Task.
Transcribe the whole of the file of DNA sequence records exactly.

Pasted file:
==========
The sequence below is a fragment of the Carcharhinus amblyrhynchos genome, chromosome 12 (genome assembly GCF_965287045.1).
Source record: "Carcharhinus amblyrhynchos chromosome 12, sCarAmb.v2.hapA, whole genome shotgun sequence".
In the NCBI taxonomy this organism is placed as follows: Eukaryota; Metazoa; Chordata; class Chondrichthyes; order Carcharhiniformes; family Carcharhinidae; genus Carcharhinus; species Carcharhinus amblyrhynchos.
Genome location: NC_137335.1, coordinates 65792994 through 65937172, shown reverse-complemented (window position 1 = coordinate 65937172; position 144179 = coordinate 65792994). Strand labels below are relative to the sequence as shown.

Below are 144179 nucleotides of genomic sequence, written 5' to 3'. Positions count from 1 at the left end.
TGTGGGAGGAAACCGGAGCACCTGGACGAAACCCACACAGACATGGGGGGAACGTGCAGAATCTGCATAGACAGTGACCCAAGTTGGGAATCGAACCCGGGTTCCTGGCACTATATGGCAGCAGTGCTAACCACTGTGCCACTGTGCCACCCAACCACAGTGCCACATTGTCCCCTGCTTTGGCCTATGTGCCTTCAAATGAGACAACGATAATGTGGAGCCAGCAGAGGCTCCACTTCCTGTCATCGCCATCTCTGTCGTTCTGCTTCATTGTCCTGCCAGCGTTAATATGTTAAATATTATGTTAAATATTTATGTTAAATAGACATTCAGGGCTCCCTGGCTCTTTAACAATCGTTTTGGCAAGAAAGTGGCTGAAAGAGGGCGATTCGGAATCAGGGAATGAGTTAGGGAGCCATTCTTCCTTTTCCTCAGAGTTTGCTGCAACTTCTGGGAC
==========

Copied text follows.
The sequence below is a fragment of the Carcharhinus amblyrhynchos genome, chromosome 12 (genome assembly GCF_965287045.1).
Source record: "Carcharhinus amblyrhynchos chromosome 12, sCarAmb.v2.hapA, whole genome shotgun sequence".
In the NCBI taxonomy this organism is placed as follows: Eukaryota; Metazoa; Chordata; class Chondrichthyes; order Carcharhiniformes; family Carcharhinidae; genus Carcharhinus; species Carcharhinus amblyrhynchos.
Genome location: NC_137335.1, coordinates 65792994 through 65937172, shown reverse-complemented (window position 1 = coordinate 65937172; position 144179 = coordinate 65792994). Strand labels below are relative to the sequence as shown.

Below are 144179 nucleotides of genomic sequence, written 5' to 3'. Positions count from 1 at the left end.
TGTGGGAGGAAACCGGAGCACCTGGACGAAACCCACACAGACATGGGGGGAACGTGCAGAATCTGCATAGACAGTGACCCAAGTTGGGAATCGAACCCGGGTTCCTGGCACTATATGGCAGCAGTGCTAACCACTGTGCCACTGTGCCACCCAACCACAGTGCCACATTGTCCCCTGCTTTGGCCTATGTGCCTTCAAATGAGACAACGATAATGTGGAGCCAGCAGAGGCTCCACTTCCTGTCATCGCCATCTCTGTCGTTCTGCTTCATTGTCCTGCCAGCGTTAATATGTTAAATATTATGTTAAATATTTATGTTAAATAGACATTCAGGGCTCCCTGGCTCTTTAACAATCGTTTTGGCAAGAAAGTGGCTGAAAGAGGGCGATTCGGAATCAGGGAATGAGTTAGGGAGCCATTCTTCCTTTTCCTCAGAGTTTGCTGCAACTTCTGGGAC